this post is incomplete
After spending 18 years of my life idolizing rich investment bankers on Wall Street, I have come to a brutal realization:
A lot of investing is gambling??
I realized this after reading Nassim Taleb's book, Fooled by Randomness. To summarize, Taleb proves that behaviours like hindsight bias and pattern-seeking are widely prevalent in today's society, especially in the investment banking sector. Often, bankers are victim to completely random occurrences in the market, yet attribute them to "skill" and "foresight". I wrote a bit about this:
- An example of this behaviour is the justification for the start of World War 1. As was drilled into me in high school, the assassination of Franz Ferdinand and the escalating tension and militarization in various countries predicted this international conflict. The ensuing World War seems to have been inevitable - after the events have transpired. This is an example of hindsight bias. As Niall Ferguson, a professor of history at Harvard, makes clear in his paper The international bond market between the 1848 revolution and the outbreak of the First World War, war bond prices were steady. The world had not noticed these so-called significant events. If these hints towards the upcoming conflict were as clear as we now make them out to be, why did the price of war bonds not rise? Was there a sudden, universal lack of desire to make profit? or were the events we speak of today not obvious at all. Clearly, the latter is more in line with human nature. We feel the need to justify events after the fact in order to reassure ourselves that we will see it coming next time.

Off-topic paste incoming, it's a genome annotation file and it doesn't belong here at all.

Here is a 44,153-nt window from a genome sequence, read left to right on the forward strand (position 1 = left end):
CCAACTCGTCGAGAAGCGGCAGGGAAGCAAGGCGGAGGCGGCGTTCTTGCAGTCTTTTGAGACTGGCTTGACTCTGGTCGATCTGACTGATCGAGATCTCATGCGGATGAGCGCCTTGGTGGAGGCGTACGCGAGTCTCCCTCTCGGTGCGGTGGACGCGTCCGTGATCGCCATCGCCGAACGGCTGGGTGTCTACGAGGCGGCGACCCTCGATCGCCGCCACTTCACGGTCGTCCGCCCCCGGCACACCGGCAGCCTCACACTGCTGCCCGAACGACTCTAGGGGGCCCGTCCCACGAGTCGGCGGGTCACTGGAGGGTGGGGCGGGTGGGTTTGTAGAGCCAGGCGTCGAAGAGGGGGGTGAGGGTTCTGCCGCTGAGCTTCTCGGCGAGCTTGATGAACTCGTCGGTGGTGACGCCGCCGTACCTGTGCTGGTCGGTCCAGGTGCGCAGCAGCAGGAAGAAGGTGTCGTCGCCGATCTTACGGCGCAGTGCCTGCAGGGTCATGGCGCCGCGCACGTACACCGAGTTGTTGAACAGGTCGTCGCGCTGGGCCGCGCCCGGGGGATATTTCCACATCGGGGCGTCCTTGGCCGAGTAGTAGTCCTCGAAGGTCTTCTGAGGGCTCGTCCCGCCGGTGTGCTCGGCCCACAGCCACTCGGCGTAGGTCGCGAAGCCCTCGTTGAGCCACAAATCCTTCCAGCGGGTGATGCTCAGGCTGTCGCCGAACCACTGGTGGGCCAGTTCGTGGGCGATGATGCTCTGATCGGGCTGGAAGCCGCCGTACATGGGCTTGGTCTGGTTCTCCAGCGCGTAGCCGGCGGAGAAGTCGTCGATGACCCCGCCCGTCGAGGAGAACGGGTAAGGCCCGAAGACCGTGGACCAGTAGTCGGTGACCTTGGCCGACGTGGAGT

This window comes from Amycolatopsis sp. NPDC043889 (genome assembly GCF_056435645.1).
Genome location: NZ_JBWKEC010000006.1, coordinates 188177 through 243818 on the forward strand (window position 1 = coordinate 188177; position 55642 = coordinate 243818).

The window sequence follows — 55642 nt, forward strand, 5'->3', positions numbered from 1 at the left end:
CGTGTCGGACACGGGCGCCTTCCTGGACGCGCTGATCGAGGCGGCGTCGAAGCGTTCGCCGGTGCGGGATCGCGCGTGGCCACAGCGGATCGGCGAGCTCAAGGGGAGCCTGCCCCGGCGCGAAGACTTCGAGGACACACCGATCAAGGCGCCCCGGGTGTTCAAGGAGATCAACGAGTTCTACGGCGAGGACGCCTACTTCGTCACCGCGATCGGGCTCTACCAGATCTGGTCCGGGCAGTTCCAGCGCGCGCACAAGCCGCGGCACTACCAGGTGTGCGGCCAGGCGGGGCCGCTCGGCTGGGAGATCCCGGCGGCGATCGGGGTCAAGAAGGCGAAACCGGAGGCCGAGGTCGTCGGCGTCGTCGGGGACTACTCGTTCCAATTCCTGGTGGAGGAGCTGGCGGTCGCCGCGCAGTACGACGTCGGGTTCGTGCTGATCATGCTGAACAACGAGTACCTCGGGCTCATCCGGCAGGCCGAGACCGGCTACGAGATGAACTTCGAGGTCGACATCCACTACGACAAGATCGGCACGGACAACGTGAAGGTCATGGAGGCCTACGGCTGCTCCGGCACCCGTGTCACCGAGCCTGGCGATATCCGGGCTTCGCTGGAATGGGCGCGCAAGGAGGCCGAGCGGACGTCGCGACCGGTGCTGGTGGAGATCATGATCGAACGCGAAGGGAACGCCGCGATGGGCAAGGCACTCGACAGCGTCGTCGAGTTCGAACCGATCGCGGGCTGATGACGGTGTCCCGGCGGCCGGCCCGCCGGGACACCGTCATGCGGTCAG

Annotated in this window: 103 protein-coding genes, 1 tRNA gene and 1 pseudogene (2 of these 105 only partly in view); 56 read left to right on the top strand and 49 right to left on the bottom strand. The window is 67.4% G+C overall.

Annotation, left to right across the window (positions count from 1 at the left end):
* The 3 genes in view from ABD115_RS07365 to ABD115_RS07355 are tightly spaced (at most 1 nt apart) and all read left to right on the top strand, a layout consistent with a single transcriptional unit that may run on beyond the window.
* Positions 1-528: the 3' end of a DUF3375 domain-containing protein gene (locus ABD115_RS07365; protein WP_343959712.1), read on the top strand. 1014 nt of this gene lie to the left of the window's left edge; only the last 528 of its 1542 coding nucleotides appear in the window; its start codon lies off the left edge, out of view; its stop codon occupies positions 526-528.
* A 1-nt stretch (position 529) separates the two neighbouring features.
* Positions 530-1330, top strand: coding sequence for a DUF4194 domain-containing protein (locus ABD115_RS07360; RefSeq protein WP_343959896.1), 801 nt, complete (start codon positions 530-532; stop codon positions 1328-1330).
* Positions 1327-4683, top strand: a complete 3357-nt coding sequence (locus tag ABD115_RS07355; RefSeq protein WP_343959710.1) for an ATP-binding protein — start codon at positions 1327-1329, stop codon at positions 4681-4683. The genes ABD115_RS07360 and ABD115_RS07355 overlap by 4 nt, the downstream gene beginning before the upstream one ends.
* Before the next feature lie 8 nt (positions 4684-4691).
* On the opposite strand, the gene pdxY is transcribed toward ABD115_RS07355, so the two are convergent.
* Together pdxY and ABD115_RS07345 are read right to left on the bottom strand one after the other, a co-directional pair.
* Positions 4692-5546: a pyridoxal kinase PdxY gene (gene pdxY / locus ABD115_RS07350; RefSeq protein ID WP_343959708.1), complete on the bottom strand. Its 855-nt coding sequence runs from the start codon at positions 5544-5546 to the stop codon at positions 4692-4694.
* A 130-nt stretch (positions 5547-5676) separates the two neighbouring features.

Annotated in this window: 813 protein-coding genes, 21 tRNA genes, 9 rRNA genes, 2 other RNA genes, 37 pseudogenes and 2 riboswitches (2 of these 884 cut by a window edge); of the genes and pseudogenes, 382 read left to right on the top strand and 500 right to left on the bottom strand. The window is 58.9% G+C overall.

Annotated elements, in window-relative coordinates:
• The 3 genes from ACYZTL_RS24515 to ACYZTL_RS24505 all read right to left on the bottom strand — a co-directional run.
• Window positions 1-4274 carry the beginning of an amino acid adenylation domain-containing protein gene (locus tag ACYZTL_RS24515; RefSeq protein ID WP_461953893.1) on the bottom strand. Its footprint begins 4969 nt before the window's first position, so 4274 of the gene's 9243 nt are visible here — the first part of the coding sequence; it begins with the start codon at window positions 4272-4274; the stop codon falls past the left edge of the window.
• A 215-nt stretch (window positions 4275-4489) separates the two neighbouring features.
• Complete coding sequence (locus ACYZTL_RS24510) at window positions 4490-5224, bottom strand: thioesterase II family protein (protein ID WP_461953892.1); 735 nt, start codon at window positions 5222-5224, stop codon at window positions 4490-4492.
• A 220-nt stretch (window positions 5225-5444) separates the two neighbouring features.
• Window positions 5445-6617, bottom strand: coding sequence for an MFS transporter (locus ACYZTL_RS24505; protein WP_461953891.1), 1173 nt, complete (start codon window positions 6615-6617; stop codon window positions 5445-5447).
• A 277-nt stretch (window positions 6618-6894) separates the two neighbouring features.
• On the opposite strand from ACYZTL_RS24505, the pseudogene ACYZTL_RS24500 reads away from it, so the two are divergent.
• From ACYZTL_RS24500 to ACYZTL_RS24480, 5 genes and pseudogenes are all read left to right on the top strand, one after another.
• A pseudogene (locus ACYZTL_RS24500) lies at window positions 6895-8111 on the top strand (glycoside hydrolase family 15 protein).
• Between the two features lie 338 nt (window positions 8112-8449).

- matthew counts as more evidence for this point
You can never win against a computer.
- It take a human about 300-400 milliseconds to blink. Currently, it takes High Frequency Trading Firms (basically computers that trade stocks) 85 nanoseconds to execute a trade. So if you think that you are gonna be the fastest one to buy a stock when it goes down, you're not. To put that into perspective, in the time it take you to blink your eye, one HFT computer could execute 3.5 million trades. Basically, computers are just alot faster that you are.
Unpredictable in the short term, predictable in the long term: The only certain way to make money in the stock market is over time.
^if you invest in an S&P 500 index, you can basically flip a coin to see whether you will make money tommorow. In a decade though, you have a much higher chance of profit.
This is a excerpt from Naked Statistics
The S&P 500 is a nice example of what an index can and should do. The index is made up of the share prices of the 500 leading U.S. companies, each weighted by its market value (so that bigger companies have more weight in the index than smaller companies). The index is a simple and accurate gauge of what is happening to the share prices of the largest American companies at any given time.